Pupils in Scotland missed nearly a million days of education during term time in the past year – the highest total on record – because of unauthorised holidays.
The startling figures from Scottish Labour have revealed that 910,272 school days were lost to unauthorised holidays.
A total of 0.7 per cent of school sessions were missed in 2016-17, up from 0.5 per cent in 2014-15.
Iain Gray, Scottish Labour’s education spokesman, said many cash-strapped parents believed taking their children out of school during term time was the only way to avoid premium travel prices, with airlines choosing to hike costs during the school holidays.
Figures released last year by travel currency website FairFX comparing prices in June and July with those in August found every holiday cost more in August. The average August holiday cost £905 more than in July and £1,310 more than in June.
Schools in Scotland do not normally give families permission for term-time holidays. The education authority can issue attendance orders under section 38 of the Education (Scotland) Act 1980. Non-compliance can form the basis of a prosecution in the Sheriff Court, leading to a fine or imprisonment for a guilty finding.
Mr Gray said the record rate of unauthorised holidays was having a detrimental effect on attempts to close the attainment gap in Scotland’s schools and should ring alarm bells for the government.
Research has also revealed that when all forms of unauthorised absence from schools are taken into account, including truancy, the Scottish figure reaches almost two million days.
The attainment gap in Scottish education has been highlighted by a number of reports including the three-yearly Programme for International Student Assessment (Pisa) benchmark survey.
Last year’s report, measuring reading, mathematics and science, showed a decline in standards.
Mr Gray said: “These figures should be a cause of concern for any government that wants to close the attainment gap in our classrooms. A huge amount of school days are being lost.
“Policy-makers in the Scottish Government should be asking themselves why there has been such a sharp increase in these unauthorised absences and the knock-on affect that will have on young people getting the skills they need.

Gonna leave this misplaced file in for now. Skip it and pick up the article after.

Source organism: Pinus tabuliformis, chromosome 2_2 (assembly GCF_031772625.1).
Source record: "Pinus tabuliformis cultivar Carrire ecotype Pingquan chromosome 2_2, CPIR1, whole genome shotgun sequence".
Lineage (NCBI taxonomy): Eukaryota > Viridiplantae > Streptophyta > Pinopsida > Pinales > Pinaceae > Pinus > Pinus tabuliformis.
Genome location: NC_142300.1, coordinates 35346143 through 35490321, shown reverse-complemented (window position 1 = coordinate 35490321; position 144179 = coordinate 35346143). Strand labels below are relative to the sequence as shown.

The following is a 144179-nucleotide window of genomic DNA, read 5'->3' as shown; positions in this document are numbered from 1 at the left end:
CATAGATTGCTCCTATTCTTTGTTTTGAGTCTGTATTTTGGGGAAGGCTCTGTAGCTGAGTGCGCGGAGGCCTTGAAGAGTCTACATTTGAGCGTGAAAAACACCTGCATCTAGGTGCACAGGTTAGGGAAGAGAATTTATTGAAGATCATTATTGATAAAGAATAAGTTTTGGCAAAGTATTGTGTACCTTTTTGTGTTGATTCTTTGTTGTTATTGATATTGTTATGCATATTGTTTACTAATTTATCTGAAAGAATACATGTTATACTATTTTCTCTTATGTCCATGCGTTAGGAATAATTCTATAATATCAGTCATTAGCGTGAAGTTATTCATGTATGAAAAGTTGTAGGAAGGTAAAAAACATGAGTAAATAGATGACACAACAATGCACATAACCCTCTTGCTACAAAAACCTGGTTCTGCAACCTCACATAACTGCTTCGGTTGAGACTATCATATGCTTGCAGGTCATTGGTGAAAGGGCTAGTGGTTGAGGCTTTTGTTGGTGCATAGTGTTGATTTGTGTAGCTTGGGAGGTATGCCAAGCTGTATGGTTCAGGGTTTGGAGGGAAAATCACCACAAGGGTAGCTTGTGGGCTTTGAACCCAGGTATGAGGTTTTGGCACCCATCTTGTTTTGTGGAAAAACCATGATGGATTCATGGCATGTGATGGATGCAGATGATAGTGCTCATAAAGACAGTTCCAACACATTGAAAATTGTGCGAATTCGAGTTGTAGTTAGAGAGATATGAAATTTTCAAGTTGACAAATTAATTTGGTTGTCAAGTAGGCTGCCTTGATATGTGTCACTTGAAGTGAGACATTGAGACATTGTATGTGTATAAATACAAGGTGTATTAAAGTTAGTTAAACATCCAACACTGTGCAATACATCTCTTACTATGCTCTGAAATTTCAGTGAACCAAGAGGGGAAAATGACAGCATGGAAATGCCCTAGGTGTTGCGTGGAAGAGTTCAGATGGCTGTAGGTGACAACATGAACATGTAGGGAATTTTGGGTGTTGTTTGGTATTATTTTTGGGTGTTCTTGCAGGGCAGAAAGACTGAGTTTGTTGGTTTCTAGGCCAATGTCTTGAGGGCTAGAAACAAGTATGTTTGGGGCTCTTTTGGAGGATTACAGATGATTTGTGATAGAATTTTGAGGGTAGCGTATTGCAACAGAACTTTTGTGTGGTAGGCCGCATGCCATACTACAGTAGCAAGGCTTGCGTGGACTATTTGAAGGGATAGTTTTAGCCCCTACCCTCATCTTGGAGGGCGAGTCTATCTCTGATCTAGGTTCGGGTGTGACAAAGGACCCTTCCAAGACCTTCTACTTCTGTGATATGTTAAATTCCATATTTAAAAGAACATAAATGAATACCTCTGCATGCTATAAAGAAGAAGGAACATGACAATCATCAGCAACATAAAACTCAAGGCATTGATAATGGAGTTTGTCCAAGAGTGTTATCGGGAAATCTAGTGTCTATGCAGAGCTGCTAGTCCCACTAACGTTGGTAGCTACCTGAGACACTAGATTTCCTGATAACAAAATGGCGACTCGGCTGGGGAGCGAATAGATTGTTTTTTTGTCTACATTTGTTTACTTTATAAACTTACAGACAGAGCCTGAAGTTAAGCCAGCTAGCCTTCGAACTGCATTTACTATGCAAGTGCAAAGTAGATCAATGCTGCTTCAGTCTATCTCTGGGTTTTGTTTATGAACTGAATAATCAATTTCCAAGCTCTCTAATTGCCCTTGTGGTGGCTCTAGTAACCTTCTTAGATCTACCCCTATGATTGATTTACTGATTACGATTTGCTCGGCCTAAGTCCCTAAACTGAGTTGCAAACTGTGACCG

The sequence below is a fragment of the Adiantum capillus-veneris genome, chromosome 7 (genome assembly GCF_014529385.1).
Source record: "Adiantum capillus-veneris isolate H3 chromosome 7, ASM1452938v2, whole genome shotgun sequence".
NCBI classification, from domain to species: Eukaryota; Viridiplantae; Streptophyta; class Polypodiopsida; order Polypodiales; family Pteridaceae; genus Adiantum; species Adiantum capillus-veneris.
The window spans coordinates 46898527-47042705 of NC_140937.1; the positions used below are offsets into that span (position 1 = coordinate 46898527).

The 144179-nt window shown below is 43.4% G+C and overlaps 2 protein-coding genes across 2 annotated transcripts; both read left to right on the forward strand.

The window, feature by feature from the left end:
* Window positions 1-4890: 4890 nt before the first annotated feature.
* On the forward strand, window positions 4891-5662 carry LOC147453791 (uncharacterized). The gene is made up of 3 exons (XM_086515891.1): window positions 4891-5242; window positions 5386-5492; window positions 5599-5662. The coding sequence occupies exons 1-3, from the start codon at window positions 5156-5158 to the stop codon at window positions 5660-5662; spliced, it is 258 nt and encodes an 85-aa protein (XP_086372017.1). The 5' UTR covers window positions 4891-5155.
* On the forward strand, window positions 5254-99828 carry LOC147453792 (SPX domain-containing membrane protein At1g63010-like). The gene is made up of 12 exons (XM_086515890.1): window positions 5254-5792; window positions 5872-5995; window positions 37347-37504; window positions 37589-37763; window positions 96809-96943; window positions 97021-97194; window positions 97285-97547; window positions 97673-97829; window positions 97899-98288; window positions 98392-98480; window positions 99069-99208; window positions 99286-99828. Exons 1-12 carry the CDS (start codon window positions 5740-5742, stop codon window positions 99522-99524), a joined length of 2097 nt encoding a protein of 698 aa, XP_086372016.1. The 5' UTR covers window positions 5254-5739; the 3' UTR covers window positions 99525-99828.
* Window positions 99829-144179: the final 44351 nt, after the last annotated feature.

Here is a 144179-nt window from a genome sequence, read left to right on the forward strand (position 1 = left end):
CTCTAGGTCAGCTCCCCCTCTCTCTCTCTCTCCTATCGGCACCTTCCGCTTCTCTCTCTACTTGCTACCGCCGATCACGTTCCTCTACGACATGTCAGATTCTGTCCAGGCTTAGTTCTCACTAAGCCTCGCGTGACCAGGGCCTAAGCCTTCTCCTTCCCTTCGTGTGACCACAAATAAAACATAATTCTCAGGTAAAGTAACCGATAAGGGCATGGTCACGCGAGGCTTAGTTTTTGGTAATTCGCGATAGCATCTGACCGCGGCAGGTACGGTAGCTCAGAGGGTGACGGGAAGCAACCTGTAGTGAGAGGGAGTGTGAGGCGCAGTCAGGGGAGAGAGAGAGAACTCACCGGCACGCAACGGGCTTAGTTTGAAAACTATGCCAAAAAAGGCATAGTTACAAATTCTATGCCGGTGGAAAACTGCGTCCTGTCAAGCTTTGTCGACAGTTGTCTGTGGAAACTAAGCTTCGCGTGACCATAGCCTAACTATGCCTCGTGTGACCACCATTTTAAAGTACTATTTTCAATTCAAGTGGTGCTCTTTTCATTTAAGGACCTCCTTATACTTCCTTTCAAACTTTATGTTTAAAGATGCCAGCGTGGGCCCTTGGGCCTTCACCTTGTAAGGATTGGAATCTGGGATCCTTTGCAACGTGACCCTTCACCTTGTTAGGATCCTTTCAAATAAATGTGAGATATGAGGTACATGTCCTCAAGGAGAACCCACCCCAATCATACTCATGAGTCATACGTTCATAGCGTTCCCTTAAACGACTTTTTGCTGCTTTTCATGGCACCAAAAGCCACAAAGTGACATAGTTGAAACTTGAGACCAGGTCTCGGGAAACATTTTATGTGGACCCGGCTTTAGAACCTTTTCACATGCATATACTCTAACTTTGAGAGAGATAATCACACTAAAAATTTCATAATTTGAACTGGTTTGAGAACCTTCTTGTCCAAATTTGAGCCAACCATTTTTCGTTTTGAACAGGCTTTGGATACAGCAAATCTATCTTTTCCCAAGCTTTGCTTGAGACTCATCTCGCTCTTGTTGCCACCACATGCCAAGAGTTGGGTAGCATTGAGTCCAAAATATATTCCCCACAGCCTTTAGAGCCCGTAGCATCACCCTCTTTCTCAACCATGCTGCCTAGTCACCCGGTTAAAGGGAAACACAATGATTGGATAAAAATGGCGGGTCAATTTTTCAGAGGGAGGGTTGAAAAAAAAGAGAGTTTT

“We know the pressures families fall under as the Christmas and summer holidays approach. Airlines hike up the price of flights, forcing families to choose between the last week of school or being able to afford a holiday or travel to see loved ones.”
Jim Thewliss, general secretary of professional body School Leaders Scotland, said parents taking their children out of school for unauthorised term-time holidays could also negatively affect others in the class.
“There is also a disadvantage to others in the class with teachers having to concentrate attention on the pupils who were away so they can try to catch up,” he said.
Mr Thewliss added: “It’s just not the case that there’s a ‘wind-down’ to the end of term. New course work starts at the beginning of June and if a pupil misses that, it is not going to do them any good.
“Parents getting a cheap flight the week before the term ends is nothing new, but the volume of cut-price flights has exacerbated the problem.
“Parents book these holidays not just in the summer, but in October and February too – virtually throughout the year.
“It makes closing the attainment gap more difficult and is not fair on young people. There are learning benefits from continuity and if that is broken, pupils’ education will be damaged.”
Scottish Conservative education spokeswoman Liz Smith said schools and parents needed to have a discussion about what was expected of them to ensure children’s education did not suffer.
“These statistics show a very worrying increase in days missed most especially at a time when schools are struggling to raise attainment,” she said.
“There are clearly instances when pupils have to be off school for very good reasons, but that should not include unauthorised holidays.
“Parents and teachers need to work together to help families understand their responsibilities.”
A Scottish Government spokesman said: “Although only around 0.7 per cent of half day sessions were lost to unauthorised holiday absences in 2016-17, it is important that schools and parents continue to do all they can to ensure good attendance to maintain children’s attainment.”